For me, that is an amazing part of the story of who we are. That nurtures me spiritually, that knowledge. At the end of all that, I find it to be very spiritually fulfilling to just note the grandeur of the world as it exists right now. I mean the beauty of the sunset, autumn leaves, and even today, there’s something beautiful here in Boston with this spectacular storm that’s whipping snow everywhere. By tomorrow morning, there’ll be very interesting patterns that the wind has created on the surface of the snow that will have mathematical shapes and so on, to them. To look at that and to see that there’s this amazing order behind everything that happens, even amidst the noise and the chaos of the storm, is for me, spiritually rich.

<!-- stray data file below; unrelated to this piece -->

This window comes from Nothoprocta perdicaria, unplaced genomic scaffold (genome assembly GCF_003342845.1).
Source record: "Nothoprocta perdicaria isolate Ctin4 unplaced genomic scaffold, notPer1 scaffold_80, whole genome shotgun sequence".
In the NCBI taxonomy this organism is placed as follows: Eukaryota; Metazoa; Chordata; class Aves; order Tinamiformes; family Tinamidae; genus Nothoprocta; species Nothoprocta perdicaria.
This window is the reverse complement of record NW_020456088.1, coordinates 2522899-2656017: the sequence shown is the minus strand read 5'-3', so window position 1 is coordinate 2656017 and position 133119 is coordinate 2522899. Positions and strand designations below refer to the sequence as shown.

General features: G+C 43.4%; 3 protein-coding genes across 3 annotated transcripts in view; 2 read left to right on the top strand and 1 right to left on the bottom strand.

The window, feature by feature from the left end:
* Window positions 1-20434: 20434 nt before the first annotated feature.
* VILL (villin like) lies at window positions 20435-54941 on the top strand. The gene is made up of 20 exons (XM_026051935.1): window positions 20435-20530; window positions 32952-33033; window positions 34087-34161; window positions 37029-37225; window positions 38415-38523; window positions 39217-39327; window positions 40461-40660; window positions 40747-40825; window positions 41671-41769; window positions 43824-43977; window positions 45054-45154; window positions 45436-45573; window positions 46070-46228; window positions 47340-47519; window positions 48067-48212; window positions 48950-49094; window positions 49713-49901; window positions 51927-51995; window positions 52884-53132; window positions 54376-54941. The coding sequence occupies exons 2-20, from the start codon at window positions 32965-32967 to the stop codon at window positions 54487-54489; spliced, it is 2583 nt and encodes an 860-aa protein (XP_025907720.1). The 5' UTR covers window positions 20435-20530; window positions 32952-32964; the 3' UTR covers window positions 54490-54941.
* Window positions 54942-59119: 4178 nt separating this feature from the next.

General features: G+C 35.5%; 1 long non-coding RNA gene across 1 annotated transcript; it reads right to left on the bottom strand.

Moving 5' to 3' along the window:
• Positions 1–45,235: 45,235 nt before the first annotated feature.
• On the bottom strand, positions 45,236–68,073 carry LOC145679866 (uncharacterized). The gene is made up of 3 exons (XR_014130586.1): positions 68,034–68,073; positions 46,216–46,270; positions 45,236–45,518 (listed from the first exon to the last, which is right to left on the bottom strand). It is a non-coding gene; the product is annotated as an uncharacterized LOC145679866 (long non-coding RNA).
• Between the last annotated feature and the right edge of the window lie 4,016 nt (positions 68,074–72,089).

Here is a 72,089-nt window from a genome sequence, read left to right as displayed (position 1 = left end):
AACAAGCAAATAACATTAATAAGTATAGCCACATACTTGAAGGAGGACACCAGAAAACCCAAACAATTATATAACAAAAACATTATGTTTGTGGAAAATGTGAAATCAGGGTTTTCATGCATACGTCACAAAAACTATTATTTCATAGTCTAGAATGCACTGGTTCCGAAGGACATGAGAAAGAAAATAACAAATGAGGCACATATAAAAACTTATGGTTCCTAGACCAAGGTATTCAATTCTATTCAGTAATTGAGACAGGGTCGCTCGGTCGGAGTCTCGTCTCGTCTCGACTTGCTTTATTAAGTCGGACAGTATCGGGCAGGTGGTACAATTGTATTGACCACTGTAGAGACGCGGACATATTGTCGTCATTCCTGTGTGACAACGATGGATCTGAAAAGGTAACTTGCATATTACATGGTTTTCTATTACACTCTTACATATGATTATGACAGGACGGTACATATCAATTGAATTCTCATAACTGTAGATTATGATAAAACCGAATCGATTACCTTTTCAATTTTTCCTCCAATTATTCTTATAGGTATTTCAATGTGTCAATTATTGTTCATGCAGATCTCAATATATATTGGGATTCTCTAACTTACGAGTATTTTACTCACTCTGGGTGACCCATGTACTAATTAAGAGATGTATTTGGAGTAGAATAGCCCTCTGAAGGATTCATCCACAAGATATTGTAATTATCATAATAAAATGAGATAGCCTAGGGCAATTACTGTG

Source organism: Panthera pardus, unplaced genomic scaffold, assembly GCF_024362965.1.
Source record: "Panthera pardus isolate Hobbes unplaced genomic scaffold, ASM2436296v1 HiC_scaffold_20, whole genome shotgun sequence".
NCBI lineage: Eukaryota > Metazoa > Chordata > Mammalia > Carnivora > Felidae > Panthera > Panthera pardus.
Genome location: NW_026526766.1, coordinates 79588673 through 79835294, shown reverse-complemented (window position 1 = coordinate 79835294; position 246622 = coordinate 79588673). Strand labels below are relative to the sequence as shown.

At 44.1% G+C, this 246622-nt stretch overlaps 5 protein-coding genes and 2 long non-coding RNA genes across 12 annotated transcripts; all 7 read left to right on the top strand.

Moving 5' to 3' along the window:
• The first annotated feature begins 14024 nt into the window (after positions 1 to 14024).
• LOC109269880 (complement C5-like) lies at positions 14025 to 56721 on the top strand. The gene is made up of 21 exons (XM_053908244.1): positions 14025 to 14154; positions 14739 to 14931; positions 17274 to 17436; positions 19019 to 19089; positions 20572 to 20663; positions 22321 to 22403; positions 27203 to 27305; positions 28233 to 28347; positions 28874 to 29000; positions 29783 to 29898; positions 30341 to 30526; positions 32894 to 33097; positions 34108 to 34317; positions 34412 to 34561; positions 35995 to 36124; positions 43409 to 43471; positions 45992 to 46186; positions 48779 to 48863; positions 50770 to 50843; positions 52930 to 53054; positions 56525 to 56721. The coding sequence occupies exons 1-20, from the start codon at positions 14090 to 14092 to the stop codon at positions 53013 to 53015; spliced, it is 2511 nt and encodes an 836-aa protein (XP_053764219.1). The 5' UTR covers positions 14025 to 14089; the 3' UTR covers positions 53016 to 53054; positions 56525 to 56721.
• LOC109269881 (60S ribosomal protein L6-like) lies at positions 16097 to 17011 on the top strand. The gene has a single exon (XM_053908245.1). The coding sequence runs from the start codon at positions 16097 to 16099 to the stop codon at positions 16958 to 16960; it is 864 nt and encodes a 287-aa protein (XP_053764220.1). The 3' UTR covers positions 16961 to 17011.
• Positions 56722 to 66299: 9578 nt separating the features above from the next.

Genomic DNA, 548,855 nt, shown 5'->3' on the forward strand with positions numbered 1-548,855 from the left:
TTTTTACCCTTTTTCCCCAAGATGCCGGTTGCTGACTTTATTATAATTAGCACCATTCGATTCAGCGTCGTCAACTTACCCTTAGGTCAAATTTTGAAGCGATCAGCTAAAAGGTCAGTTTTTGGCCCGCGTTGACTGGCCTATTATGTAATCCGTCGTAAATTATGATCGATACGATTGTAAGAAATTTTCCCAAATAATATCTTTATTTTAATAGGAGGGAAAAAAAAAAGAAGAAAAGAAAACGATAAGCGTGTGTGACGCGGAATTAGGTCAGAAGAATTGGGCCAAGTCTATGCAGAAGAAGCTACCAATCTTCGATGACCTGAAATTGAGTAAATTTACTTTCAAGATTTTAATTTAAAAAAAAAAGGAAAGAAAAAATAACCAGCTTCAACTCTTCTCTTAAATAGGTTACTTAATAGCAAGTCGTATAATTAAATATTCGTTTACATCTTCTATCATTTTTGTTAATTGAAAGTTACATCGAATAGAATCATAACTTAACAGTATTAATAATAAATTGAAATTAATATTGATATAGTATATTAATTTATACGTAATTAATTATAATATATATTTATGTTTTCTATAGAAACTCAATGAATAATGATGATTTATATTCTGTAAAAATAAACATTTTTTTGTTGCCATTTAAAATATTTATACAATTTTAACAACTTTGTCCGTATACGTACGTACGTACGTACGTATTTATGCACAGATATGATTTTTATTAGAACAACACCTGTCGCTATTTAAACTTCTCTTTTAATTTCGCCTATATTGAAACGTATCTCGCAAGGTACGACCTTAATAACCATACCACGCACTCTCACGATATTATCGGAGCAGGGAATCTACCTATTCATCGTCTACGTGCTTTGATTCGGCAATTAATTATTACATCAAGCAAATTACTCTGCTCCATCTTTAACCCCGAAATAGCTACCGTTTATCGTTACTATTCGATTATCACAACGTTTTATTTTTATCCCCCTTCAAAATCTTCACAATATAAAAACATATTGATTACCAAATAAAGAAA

Stuart: I want to know pivot a little bit towards your piece at the Huffington Post. As we’re transitioning towards that piece, where do you think Christianity has gone wrong in America?